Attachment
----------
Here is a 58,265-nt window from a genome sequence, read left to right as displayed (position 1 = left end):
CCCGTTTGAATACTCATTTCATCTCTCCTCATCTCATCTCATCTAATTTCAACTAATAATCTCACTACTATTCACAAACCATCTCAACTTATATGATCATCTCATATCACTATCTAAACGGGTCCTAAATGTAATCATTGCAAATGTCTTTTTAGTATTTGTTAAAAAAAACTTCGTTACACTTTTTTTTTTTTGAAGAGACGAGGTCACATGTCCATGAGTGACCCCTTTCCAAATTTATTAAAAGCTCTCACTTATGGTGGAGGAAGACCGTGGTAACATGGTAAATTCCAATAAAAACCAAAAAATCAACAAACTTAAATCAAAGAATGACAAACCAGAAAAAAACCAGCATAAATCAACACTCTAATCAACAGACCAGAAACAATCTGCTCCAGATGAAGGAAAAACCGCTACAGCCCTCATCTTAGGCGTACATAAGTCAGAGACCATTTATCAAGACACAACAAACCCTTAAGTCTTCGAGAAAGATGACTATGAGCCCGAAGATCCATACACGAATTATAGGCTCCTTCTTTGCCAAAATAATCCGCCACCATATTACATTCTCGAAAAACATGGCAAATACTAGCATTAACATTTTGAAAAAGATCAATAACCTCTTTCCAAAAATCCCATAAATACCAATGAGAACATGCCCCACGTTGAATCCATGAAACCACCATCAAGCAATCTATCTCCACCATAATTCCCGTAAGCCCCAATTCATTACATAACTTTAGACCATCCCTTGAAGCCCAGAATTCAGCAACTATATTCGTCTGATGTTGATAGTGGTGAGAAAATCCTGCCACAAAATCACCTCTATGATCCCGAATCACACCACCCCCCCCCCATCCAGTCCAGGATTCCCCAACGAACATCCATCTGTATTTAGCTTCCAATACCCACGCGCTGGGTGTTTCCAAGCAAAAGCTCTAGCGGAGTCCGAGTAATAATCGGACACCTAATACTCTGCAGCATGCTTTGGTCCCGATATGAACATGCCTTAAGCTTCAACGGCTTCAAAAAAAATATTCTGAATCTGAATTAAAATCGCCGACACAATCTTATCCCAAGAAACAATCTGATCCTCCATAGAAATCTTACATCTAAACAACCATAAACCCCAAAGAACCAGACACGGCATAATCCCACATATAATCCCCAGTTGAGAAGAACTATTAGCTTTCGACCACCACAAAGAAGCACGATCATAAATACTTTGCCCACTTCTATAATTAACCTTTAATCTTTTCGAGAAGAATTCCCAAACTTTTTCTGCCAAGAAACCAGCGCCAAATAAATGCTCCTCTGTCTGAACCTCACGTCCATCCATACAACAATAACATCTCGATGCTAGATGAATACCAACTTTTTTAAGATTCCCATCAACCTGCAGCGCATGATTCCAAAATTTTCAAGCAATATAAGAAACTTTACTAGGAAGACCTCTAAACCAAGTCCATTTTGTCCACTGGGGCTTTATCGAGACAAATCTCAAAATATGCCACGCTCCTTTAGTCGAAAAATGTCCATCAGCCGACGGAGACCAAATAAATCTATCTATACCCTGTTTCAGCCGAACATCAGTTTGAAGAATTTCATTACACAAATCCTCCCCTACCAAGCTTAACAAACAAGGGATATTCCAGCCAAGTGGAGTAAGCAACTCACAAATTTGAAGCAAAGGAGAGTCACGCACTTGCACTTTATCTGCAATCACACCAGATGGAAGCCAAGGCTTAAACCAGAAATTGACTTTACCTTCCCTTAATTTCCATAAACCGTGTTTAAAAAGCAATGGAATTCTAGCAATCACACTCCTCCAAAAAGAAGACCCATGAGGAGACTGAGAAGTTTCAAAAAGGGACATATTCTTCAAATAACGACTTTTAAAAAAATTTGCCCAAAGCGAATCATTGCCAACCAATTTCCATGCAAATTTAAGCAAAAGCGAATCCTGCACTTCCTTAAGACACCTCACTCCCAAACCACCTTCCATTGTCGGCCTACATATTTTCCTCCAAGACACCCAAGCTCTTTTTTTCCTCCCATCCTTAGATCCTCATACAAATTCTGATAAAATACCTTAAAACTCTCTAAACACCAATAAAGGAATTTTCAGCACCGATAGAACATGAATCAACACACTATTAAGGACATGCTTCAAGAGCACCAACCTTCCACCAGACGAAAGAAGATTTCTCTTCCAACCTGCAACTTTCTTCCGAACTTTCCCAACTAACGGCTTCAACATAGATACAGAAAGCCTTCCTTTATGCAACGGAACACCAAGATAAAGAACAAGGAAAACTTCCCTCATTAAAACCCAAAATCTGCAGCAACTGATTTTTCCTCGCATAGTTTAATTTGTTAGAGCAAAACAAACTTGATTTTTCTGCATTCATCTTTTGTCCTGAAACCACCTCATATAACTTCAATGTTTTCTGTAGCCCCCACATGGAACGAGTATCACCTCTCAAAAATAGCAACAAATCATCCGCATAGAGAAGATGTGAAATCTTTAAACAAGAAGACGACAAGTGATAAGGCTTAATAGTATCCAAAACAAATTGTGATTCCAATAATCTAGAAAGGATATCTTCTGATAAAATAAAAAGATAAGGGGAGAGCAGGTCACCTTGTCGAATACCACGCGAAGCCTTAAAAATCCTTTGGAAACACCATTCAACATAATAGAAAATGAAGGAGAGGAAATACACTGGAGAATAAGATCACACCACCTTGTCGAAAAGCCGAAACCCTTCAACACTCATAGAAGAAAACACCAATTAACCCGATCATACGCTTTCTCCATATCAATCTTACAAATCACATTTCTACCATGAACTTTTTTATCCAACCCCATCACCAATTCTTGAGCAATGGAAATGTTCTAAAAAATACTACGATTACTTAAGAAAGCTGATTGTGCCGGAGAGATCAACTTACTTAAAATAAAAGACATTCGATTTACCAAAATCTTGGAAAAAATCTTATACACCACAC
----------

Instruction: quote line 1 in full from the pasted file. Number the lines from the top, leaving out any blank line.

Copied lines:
Here is a 58,265-nt window from a genome sequence, read left to right as displayed (position 1 = left end):